Tuesday, July 30, 2013

Academy Award Winner / Special Effects Pioneer Douglas Trumbull talks with TV STORE ONLINE about creating the stargate sequence for Stanley Kubrick's Science Fiction masterpiece 2001: A Space Odyssey

The recipient of the Vision Award at this year's 2013 Locarno Film Festival, Academy Award winning special effects pioneer and writer/director Douglas Trumbull talks with TV STORE ONLINE about creating the inventive special effects for Stanley Kubrick's landmark work of movie science fiction, 2001: A SPACE ODYSSEY.

TV STORE ONLINE:  Mr. Trumbull how did you come to work with Stanley Kubrick on 2001: A SPACE ODYSSEY (1968)?

Trumbull inventing on
DOUGLAS TRUMBULL:   Stanley Kubrick and Arthur C. Clarke had seen a film I worked on for a company called Graphic Films, TO THE MOON AND BEYOND (1964) at the 1964 New York's World Fair.  At the time Graphic Films was producing a lot of training and simulation films for NASA and the USAF about outer space.   These were very technical films, but they were also animated and semi-photo realistic.

TV STORE ONLINE:   It seems like the 1964 World's Fair had a big influence of Kubrick and Clarke and how they'd realize the film.   Do you think that the appearance of the video phone at the fair that year had an impact on how we see it used in 2001?

DOUGLAS TRUMBULL:   Yes. I think Kubrick and Clarke must have seen the video phone at the World's Fair that same year as well as my film.

TV STORE ONLINE:   Since TO THE MOON AND BEYOND hasn't been seen since then really, could you tell me what it consisted of?

DOUGLAS TRUMBULL:   TO THE MOON AND BEYOND was only fifteen minutes in length. It went on to explain the big bang theory and ended with the micro-cosmos.  It was also shot in Cinerama and projected on this planetarium type screen in big theaters.

TV STORE ONLINE:   What type of work did you do on TO THE MOON AND BEYOND?

DOUGLAS TRUMBULL:   I did all the artwork for the film.  I did all the illustrations, all the stars, and all the planets in the film.  So when it played at the World's Fair that year Stanley Kubrick saw it, and approached Graphic Films to see if he could hire them to help work on 2001: A SPACE ODYSSEY (1968).

TV STORE ONLINE:  Then there was another film that Kubrick saw that had a big influence on him as well, no?

DOUGLAS TRUMBULL:  The other film that Stanley Kubrick saw around this time was called UNIVERSE (1960).   It was a thirty-minute film made by the National Film Board Of Canada.  It was shot on 35mm and was in black-n-white.   It was, frankly, a better film than TO THE MOON AND BEYOND. But I think that after seeing both of those films, Kubrick had the validation in his mind and he must have felt comfortable enough that he could actually make 2001 with the content and the quality that he wanted for the Cinerama screen.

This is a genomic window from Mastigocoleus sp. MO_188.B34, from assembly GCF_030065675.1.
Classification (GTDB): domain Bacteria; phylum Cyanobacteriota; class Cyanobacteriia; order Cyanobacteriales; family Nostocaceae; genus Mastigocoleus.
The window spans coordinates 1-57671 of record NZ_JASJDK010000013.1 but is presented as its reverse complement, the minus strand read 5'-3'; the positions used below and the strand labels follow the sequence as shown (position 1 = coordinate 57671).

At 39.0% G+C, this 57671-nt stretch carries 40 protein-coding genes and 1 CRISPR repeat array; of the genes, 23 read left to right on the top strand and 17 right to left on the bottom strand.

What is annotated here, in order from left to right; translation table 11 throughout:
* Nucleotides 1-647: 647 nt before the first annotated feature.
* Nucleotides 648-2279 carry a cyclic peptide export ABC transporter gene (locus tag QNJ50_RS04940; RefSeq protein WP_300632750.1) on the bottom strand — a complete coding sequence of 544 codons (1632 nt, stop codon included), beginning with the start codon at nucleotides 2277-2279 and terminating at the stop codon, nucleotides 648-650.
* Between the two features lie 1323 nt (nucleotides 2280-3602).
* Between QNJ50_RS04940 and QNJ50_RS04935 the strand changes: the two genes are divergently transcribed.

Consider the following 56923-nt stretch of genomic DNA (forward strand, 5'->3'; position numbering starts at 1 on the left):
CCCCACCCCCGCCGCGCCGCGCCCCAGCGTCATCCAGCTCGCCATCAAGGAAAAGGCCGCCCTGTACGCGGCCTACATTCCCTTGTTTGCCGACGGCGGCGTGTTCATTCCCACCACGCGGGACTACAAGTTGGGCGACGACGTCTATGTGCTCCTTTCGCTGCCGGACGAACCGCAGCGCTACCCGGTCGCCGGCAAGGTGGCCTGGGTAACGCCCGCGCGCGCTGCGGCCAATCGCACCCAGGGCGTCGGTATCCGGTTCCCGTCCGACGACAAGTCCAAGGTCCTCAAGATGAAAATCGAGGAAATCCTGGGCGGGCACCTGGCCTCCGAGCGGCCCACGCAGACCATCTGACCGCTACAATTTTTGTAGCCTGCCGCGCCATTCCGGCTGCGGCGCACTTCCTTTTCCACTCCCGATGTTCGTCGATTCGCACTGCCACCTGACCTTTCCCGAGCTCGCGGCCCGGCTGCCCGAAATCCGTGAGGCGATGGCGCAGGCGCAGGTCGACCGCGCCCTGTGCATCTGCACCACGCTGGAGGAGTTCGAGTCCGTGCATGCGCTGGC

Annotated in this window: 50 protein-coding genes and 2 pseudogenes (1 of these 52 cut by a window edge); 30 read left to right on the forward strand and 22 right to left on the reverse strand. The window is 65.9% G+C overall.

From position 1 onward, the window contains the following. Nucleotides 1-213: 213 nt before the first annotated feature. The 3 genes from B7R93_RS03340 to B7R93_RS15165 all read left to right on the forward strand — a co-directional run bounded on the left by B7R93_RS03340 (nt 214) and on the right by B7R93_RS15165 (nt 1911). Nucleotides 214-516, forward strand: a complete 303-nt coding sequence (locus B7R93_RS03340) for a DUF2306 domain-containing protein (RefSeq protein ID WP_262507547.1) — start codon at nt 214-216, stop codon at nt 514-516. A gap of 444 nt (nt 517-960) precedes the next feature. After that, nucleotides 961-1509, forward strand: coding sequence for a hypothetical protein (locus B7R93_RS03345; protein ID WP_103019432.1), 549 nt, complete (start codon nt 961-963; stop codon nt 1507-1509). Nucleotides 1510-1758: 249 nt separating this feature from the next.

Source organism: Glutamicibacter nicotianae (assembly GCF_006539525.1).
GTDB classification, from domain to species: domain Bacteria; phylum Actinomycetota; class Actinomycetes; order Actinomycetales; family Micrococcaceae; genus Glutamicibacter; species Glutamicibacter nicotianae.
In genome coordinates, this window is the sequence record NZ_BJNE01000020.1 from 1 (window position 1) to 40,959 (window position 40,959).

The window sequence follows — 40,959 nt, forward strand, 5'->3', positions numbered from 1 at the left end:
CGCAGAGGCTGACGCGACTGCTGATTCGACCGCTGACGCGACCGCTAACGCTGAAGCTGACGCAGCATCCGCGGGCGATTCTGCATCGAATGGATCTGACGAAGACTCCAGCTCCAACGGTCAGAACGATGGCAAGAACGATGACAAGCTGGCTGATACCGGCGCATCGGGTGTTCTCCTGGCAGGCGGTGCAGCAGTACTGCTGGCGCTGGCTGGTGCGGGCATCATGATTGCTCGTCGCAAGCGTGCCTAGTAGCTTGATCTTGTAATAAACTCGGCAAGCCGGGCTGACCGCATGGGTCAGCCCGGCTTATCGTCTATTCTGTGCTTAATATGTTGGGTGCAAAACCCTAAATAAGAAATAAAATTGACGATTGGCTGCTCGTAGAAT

TV STORE ONLINE:  When you were asked to work on the film did you see any challenges in the beginning in regards to creating what Stanley Kubrick was envisioning?

DOUGLAS TRUMBULL:  Sure.  For example the effects required by Stanley Kubrick for the Jupiter And Beyond Infinite sequence in the film were something that represented a transition from reality through time and space to some other dimension and I thought that was going to be a very tall order.

TV STORE ONLINE:   Did you have an idea at the beginning of the production of how you were going to achieve it?

DOUGLAS TRUMBULL:  None of us knew how to go about it really.  There were various ideas on how to achieve it.  For example there was this idea about a slot in one of Jupiter's moons.  Where Dave Bowman would look down into this rectangular monolith shaped opening in the moon and this whole other universe would be revealed on the other side for some unknown reason.

TV STORE ONLINE:  I've read about that idea in some of the books about 2001 that have come out over the years...How did that concept develop into the stargate sequence?

DOUGLAS TRUMBULL:   Well, the Jupiter moon idea really got us thinking about a corridor concept.  From there, some of the art directors and production designers started messing around with various systems of mirror tricks in an attempt to make this sort of infinite light show but it just didn't work very well.  I started to think about the effects from the end sequence of TO THE MOON AND BEYOND that this gentleman named John Witney had done.  It was this sort of streaked photography process where he was moving various kinds of animated artwork around while the shutter on the camera would remain open.  So he was creating these controlled blurred effects using these different geometric designs.

I thought that this idea would be something that we could apply to this corridor idea but in a three dimensional space.   The idea of a blur is very much like if you took your camera and went out and stood by the road and tried to take a picture of a car going past you on the road at night.  The headlights and taillights would become long streaks of light if you left your shutter open for a long period of time.

TV STORE ONLINE:  So how did you create that incredible sequence in 2001: A SPACE ODYSSEY?